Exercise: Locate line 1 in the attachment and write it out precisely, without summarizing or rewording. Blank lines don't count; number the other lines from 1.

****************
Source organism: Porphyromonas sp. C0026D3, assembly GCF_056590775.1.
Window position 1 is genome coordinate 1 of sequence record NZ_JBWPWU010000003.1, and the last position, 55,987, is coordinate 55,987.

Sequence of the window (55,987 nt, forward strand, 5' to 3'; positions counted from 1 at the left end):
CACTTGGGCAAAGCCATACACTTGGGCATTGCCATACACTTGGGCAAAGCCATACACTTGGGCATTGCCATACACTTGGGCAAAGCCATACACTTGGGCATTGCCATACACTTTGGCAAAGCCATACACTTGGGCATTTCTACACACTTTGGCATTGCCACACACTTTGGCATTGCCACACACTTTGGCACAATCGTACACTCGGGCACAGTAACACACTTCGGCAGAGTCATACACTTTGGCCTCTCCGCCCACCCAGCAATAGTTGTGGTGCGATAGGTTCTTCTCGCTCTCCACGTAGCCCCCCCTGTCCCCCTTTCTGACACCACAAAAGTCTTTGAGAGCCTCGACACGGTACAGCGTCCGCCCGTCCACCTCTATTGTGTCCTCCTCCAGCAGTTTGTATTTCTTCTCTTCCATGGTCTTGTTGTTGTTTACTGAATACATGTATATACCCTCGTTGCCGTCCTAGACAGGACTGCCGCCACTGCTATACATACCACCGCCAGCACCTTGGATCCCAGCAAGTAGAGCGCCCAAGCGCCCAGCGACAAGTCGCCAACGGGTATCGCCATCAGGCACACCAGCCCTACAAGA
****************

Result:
Source organism: Porphyromonas sp. C0026D3, assembly GCF_056590775.1.